Picture this scenario: You just finished uploading photos from your recent exciting holiday party and immediately upon uploading these photos of you and your friends, Facebook has already identified the faces in the photos and asks if you’d like to tag your friends in those photos. Meaning that Facebook’s facial recognition adds to the fact that the company knows everything about you, from your worst time-wasting habits to your own unique face (which gets more disconcerting when you consider that there’s a large database that stores and recognizes your face and can identify it as such whenever it appears in a photo or video.) Perhaps you become concerned by a major conglomerate’s ability to recognize you and quickly rush to Facebook to delete all the photos and videos of yourself from the platform. That may seem effective at first, until you consider the March 2018 report by New York Magazine, which claimed that the company hadn’t deleted any of the videos after users tried to delete old videos and other content that was still living on the company’s servers. This led to the company apologizing for this practice and promised to truly delete them upon user request. Despite everything, by using Facebook’s platform and agreeing to its Terms of Service, you provide the company with the license to use any pictures and videos that you publish to the platform for their own purposes. In other words, while the copyright to the photo may be your own intellectual property, Facebook reserves the right to re-publish your picture on one of their pages or use your likeness in a television commercial without paying you a dime.
Taking this all into account makes recent scandals surrounding the company even more troublesome, including last years infamous Cambridge Analytica scandal. Cambridge Analytica was a political consulting firm that leveraged data mining and data analysis to create communication strategies for political campaigns. During the 2016 election cycle, eighty seven million users had their personal data breached by the consulting firm through the two hundred seven thousand users who provided data for an app called “This is Your Digital Life”. Facebook gave permission to this third-party app to collect data of users who consented to answer surveys about their digital usage habits for monetary compensation. Violating their agreement with Facebook’s terms of service, the Cambridge Analytica application instead also gathered the information of the “friend network” of each user, which breached not only the users themselves but the entirety of each of their friends on the platform and beyond. With this data, the firm set about creating strategies to help boost its political client during that election cycle, the now-president Donald J. Trump, which led to Russian interference in the U.S. election using Facebook as a primary tool to spread false information through targeted advertising.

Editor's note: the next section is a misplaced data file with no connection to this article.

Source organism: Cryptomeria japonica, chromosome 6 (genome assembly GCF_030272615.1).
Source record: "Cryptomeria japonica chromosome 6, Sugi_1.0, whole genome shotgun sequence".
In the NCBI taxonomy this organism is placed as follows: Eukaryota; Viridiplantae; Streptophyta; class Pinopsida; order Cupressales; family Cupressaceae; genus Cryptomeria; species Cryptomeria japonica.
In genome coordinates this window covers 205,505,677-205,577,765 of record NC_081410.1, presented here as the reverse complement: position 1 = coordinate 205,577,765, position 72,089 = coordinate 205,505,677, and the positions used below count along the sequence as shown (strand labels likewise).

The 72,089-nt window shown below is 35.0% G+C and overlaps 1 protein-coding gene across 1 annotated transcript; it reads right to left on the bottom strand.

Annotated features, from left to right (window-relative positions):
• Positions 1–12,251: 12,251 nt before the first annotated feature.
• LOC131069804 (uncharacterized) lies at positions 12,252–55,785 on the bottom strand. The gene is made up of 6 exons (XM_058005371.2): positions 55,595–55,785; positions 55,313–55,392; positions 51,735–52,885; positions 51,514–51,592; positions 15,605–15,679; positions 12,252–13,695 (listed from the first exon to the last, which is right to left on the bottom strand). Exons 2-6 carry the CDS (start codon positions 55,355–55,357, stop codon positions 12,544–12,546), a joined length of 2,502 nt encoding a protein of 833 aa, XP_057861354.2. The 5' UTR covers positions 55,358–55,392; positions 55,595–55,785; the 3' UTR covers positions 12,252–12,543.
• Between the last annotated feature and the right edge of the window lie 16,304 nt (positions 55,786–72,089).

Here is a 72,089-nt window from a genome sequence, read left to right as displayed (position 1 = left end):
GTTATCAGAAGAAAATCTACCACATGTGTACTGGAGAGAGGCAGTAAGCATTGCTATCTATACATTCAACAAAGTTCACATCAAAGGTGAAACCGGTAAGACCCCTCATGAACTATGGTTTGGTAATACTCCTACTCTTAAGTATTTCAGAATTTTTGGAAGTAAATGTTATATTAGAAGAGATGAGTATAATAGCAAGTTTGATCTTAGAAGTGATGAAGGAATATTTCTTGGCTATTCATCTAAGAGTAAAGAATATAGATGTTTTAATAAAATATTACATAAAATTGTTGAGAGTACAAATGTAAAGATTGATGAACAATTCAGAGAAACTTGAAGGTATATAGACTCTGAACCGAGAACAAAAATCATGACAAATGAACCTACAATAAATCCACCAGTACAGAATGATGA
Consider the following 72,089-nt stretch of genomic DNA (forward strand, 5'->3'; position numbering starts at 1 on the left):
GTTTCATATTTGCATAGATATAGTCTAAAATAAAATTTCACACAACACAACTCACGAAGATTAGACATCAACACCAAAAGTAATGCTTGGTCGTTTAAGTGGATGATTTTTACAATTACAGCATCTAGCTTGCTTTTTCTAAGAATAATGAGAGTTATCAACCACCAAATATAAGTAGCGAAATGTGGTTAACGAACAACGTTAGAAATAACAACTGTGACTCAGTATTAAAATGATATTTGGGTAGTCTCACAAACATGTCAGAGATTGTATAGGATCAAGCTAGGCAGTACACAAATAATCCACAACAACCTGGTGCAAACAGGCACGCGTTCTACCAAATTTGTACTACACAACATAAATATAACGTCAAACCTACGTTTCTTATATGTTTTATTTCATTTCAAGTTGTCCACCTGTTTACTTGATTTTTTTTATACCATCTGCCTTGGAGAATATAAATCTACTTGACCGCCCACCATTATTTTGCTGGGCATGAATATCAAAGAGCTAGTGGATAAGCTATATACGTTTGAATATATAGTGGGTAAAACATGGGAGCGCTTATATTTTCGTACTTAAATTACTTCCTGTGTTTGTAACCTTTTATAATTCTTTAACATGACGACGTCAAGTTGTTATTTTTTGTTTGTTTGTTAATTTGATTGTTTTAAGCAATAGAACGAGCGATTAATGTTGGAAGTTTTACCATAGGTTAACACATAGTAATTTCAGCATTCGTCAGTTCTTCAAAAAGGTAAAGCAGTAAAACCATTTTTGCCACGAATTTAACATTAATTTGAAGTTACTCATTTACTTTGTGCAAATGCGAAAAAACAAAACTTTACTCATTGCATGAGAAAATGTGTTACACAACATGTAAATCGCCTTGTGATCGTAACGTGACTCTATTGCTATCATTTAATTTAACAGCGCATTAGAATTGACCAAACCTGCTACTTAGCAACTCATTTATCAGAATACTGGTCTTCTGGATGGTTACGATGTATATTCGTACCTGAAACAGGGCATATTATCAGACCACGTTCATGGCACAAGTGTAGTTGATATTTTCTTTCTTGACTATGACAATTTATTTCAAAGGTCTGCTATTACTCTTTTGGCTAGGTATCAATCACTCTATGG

Aside from Facebook’s very disconcerting issues surrounding their ability to combat false information (all the while profiting the very same advertising), a far more personal question that we ought to ask ourselves is: How do we want these conglomerates to handle our private data and information? Ultimately, it comes down to how we legally view the service and the company as a whole. When testifying before the United States Supreme Court last year, Zuckerberg stated that he views Facebook Inc. as a “technology company” rather than a media company. The issue that lies here is that we don’t yet have guidelines to how we hold social platforms accountable with the law. Should Facebook be deemed a media or publishing company, it would be held accountable to laws and restrictions set in place for several decades, enforcing transparency from the electoral candidates themselves. In the meantime, United States lawmakers have scrambled to decide just how to regulate Facebook, and just what that regulation might even be.
Despite Facebook’s somewhat unethical practices, it’s certain that even with user dissatisfaction, its practices aren’t going to change anytime soon. This is because Facebook isn’t as interested in creating a positive user experience than it is interested in mining your data to sell to other corporate advertisers. Perhaps the biggest selling point of Facebook’s multiple major brands is that all of your co-workers, friends, and family members are omnisciently present on the platform, which makes it an integral part of how we communicate. In fact, it would be even more of an inconvenience to quit the platform entirely seeing as how our lives have become so integrated with it. It’s important that we remain careful about how much of our data we choose to share with these companies. The more that we surrender our privacy to the product, the more that we ourselves become the product worth re-selling.